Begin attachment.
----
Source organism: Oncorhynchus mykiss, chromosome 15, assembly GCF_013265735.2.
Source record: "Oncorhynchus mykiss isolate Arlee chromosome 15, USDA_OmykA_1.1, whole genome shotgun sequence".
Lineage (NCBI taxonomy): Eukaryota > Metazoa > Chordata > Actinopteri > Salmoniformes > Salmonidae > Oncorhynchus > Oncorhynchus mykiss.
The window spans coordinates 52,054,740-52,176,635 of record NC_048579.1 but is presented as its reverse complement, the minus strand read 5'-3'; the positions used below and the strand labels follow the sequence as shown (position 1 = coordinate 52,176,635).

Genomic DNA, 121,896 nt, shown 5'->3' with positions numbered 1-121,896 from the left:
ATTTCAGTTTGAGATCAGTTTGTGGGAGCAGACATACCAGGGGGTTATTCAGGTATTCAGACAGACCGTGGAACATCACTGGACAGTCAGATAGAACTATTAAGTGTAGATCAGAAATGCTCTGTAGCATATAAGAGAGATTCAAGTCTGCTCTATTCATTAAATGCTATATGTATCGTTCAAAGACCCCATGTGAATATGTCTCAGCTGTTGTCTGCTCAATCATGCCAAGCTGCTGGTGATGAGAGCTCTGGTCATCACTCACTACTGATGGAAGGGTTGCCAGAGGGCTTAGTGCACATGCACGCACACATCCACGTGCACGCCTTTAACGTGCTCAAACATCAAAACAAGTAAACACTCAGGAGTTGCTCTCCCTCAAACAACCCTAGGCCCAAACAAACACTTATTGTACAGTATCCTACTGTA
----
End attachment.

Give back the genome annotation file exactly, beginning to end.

Source organism: Oncorhynchus mykiss, chromosome 15, assembly GCF_013265735.2.
Source record: "Oncorhynchus mykiss isolate Arlee chromosome 15, USDA_OmykA_1.1, whole genome shotgun sequence".
Lineage (NCBI taxonomy): Eukaryota > Metazoa > Chordata > Actinopteri > Salmoniformes > Salmonidae > Oncorhynchus > Oncorhynchus mykiss.
The window spans coordinates 52,054,740-52,176,635 of record NC_048579.1 but is presented as its reverse complement, the minus strand read 5'-3'; the positions used below and the strand labels follow the sequence as shown (position 1 = coordinate 52,176,635).

Genomic DNA, 121,896 nt, shown 5'->3' with positions numbered 1-121,896 from the left:
ATTTCAGTTTGAGATCAGTTTGTGGGAGCAGACATACCAGGGGGTTATTCAGGTATTCAGACAGACCGTGGAACATCACTGGACAGTCAGATAGAACTATTAAGTGTAGATCAGAAATGCTCTGTAGCATATAAGAGAGATTCAAGTCTGCTCTATTCATTAAATGCTATATGTATCGTTCAAAGACCCCATGTGAATATGTCTCAGCTGTTGTCTGCTCAATCATGCCAAGCTGCTGGTGATGAGAGCTCTGGTCATCACTCACTACTGATGGAAGGGTTGCCAGAGGGCTTAGTGCACATGCACGCACACATCCACGTGCACGCCTTTAACGTGCTCAAACATCAAAACAAGTAAACACTCAGGAGTTGCTCTCCCTCAAACAACCCTAGGCCCAAACAAACACTTATTGTACAGTATCCTACTGTA